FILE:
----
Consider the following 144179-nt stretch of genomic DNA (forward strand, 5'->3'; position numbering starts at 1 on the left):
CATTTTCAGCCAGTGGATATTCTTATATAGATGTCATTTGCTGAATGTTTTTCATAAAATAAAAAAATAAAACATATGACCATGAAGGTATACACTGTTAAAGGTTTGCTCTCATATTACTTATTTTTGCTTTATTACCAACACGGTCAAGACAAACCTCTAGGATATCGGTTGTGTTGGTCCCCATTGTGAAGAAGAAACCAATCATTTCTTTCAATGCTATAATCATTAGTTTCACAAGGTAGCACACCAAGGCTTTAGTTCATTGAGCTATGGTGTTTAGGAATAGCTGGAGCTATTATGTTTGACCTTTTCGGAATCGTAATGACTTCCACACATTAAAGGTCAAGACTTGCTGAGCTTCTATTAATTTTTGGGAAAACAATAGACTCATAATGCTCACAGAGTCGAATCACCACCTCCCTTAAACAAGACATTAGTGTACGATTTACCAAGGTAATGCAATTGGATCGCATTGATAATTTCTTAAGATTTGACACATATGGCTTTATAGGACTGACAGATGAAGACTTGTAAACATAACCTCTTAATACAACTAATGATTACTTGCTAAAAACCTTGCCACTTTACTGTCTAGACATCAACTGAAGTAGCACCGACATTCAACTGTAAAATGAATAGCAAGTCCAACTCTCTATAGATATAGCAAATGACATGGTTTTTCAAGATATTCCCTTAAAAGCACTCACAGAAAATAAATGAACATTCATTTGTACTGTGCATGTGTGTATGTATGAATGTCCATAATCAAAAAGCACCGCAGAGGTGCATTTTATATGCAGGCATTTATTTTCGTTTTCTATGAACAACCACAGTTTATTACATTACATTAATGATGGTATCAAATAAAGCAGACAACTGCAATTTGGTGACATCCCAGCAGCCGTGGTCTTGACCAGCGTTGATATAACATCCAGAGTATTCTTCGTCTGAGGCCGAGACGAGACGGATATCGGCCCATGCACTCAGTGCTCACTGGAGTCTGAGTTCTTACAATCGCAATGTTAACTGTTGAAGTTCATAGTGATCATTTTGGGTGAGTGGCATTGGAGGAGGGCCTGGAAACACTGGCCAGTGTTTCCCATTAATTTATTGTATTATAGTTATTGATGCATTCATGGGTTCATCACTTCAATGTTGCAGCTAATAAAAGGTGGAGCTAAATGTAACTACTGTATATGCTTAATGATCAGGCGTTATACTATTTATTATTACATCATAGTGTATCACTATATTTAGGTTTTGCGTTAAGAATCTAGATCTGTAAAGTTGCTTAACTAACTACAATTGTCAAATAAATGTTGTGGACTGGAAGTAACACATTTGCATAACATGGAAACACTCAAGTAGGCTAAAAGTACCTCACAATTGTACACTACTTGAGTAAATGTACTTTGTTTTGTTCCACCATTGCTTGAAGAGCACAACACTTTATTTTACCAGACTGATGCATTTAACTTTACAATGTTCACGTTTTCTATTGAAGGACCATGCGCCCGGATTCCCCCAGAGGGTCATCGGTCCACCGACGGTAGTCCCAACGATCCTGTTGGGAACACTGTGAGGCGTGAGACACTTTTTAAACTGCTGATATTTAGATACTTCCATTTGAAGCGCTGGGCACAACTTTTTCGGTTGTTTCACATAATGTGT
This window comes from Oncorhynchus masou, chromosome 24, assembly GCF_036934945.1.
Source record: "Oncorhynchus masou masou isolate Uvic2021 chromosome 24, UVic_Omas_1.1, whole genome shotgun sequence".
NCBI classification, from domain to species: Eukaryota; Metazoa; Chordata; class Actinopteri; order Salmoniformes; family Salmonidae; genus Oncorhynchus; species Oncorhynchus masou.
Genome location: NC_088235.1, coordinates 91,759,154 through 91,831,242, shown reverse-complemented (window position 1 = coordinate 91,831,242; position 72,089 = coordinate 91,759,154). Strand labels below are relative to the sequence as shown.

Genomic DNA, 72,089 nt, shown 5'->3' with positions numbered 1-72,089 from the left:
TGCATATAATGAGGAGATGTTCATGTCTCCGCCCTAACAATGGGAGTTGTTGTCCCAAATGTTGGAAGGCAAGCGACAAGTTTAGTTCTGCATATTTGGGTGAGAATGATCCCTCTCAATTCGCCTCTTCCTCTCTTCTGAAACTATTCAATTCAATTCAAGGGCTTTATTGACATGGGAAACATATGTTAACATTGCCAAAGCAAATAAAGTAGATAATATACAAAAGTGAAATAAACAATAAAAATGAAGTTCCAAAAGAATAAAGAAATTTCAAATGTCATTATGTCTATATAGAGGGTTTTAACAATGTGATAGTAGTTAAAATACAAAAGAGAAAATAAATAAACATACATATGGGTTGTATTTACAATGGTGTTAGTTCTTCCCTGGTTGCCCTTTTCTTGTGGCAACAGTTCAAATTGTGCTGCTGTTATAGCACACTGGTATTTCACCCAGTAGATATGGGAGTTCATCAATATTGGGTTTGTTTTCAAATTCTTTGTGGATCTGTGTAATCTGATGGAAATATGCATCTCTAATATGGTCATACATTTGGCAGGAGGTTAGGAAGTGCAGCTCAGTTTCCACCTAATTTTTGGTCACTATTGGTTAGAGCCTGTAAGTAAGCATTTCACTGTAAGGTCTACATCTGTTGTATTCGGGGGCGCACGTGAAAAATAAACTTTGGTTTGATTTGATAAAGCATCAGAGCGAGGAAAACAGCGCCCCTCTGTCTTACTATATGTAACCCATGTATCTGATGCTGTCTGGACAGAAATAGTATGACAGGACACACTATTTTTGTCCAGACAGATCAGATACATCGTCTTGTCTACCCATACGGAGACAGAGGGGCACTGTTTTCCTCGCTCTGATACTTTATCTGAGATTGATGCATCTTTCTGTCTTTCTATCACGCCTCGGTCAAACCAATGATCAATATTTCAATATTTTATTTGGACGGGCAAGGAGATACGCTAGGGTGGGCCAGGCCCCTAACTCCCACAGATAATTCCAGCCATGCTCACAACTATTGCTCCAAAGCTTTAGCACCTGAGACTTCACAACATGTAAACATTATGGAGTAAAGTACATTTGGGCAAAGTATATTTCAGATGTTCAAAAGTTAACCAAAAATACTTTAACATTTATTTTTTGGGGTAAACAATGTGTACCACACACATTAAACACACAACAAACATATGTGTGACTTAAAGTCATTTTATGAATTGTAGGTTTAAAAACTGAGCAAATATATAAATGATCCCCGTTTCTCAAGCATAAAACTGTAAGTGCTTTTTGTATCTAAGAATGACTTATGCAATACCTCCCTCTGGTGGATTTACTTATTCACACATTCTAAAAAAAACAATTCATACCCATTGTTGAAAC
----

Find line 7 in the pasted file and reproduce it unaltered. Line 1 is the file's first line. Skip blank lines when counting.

Genomic DNA, 72,089 nt, shown 5'->3' with positions numbered 1-72,089 from the left: